When the sun goes down, there are plenty of options for sipping cocktails or dancing under the stars. If you’re looking for great mezcal, don’t miss the underrated Pasito Tun Tun, or perhaps you’d prefer to sample some inventive cocktails on a jungle terrace at Gitano. There are monthly full moon beach parties at Papaya Playa Project, and mojitos made with freshly squeezed fruit juice and sugar cane at Batey, a popular bar in Tulum pueblo.

Explore our articles on the best restaurants in Tulum, and explore Tulum’s nightlife options.

Where to Stay

Your main choice is whether you will stay in the beach area or Tulum pueblo. Most of the hotels on the beach are rustic chic, peaceful jungle-beach boutique hotels. You can expect to pay premium prices for a stay right by the beach, but in keeping with the eco-conscious vibe of the destination, many of the beachfront hotels don’t have air-conditioning, the power may be shut off during the night, and shower water is brackish (somewhat salty). The beach is gorgeous, though! If you opt to stay in Tulum Pueblo, there are economical hotels and Airbnbs to choose from, which may have more of the modern comforts and generally better value. 

Unlike in Cancun and Playa del Carmen, you won’t find many all-inclusive resorts in Tulum. The Dreams Tulum is about a 15-minute drive north of Tulum, and Kore Tulum is all-inclusive but not directly on the beach. When considering your options, be sure to check the location of your accommodation; many hotels in the surrounding areas add Tulum to their name but aren’t actually in Tulum. 

Check out our picks for the best Tulum hotels, best beachfront hotels in Tulum, and the best boutique hotels in Tulum.

Getting There

The closest international airport is the Cancun Airport, which is located 73 miles north of Tulum. From there, you can arrange transportation with your hotel, rent a car, or take a bus. The ADO bus line offers service from Cancun airport to Tulum a few times a day. It’s about an hour and a half drive to Tulum from the Cancun airport or two hours by direct bus. If the timing of your arrival isn't right for a direct bus, you can catch one to Playa del Carmen and from there get a bus to Tulum.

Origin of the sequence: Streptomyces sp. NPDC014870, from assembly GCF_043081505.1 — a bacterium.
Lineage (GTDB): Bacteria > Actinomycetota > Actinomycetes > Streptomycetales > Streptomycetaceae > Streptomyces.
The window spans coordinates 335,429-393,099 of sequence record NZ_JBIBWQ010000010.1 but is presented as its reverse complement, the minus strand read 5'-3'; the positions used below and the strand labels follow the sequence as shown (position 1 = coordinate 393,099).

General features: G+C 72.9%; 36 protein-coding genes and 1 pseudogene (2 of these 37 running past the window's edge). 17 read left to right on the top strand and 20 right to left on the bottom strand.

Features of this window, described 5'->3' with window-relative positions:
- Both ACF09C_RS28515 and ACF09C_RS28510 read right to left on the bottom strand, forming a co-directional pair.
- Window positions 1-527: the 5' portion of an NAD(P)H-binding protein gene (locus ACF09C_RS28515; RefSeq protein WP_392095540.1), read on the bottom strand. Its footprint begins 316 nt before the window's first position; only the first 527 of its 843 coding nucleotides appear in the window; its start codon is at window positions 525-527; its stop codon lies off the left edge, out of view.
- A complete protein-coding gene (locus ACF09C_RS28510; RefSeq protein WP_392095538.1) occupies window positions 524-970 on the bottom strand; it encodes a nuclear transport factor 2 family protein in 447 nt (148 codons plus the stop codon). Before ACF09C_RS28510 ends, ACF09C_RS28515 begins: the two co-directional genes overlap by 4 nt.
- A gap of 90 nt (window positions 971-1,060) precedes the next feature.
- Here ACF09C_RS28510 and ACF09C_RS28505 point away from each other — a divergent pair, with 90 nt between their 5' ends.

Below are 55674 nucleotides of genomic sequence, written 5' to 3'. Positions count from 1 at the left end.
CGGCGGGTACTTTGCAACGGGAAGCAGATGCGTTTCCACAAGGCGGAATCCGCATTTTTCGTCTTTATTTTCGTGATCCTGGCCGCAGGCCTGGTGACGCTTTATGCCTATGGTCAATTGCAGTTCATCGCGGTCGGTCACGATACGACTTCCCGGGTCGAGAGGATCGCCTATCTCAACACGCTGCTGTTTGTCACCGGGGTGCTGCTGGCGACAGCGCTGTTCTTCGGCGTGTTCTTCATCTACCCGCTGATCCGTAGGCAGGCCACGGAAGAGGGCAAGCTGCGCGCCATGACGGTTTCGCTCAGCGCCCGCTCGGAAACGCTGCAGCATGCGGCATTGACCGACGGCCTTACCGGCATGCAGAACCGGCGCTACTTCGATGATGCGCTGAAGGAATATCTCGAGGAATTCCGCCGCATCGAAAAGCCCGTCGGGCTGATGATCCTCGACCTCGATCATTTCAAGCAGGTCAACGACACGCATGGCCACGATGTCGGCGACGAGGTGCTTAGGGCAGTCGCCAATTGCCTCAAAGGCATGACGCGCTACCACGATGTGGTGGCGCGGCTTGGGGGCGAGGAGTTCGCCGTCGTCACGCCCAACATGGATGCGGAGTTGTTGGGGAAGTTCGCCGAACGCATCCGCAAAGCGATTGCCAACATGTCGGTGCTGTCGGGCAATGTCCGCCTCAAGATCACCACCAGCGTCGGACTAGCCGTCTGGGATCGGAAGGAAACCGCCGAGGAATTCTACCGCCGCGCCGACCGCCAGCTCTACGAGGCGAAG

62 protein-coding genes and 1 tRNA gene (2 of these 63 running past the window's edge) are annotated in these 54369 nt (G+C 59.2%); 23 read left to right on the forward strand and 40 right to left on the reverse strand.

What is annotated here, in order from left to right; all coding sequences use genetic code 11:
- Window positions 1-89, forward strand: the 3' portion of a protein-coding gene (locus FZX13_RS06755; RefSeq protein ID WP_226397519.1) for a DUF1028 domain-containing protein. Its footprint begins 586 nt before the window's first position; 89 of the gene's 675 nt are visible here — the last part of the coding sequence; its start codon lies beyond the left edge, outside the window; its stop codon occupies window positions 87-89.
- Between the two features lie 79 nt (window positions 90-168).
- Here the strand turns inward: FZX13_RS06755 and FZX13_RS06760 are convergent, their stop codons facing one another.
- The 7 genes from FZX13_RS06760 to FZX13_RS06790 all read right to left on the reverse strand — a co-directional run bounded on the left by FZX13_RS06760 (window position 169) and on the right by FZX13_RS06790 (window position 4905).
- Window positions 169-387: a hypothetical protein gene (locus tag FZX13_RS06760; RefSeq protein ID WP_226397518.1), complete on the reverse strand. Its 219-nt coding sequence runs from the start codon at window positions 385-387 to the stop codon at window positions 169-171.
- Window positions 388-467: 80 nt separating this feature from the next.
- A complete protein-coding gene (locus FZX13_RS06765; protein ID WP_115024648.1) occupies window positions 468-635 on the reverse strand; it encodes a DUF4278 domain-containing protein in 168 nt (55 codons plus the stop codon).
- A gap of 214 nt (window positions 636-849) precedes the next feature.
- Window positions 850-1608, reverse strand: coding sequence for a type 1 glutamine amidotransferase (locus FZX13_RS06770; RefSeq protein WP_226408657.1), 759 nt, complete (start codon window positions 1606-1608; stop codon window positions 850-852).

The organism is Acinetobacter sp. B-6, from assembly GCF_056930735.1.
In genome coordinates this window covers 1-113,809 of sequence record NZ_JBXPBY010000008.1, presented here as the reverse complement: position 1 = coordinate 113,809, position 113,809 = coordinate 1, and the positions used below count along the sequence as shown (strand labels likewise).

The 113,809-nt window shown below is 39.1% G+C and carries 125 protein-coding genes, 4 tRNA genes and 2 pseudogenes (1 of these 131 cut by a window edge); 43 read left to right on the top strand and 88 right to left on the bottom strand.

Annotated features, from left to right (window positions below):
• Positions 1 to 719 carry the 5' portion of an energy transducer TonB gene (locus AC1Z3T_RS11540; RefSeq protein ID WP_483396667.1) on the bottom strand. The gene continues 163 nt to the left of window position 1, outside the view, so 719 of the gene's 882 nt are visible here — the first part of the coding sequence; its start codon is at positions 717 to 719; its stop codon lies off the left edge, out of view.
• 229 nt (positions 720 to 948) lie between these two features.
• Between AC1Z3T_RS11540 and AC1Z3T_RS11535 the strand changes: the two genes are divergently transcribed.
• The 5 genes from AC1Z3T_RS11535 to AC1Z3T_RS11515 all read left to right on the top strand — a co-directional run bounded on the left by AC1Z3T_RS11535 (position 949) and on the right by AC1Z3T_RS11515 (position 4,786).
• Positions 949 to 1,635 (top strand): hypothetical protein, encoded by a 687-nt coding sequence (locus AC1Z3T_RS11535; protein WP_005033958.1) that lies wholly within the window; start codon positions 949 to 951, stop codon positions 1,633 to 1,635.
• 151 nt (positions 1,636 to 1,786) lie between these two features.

Money Saving Tips

  • Travel during the low season: avoid late December through March and the summer, when there are lots of European visitors. If you book when there are fewer people, the weather may not be as nice, but you can find some great deals.
  • Pay with cash and in Mexican pesos to avoid paying extra; the exchange rate offered by local businesses isn't good. 
  • Stay in Tulum town (pueblo) and go to a beach club for fun in the sun. Taqueria La Eufemia is a good and fun option where you can enjoy the beach, drinks, and food without breaking the bank. 
  • Find accommodation with a kitchen or at least a mini fridge so you can save on food and drinks.
  • Eat at local spots. There are lots of street food places and local taco restaurants that offer tasty food for cheap.
Article Sources
TripSavvy uses only high-quality, trusted sources, including peer-reviewed studies, to support the facts within our articles. Read our editorial policy to learn more about how we keep our content accurate, reliable and trustworthy.
  1. Instituto Nacional de los Pueblos Indígenas, "Atlas de los pueblos indígenas de México," 2020

  2. Instituto Nacional de Antropologia e Historia, "Zona Arqueologica de Tulum." 2020

  3. United Nations Educational, Scientific, and Cultural Organization, "Sian Ka'an."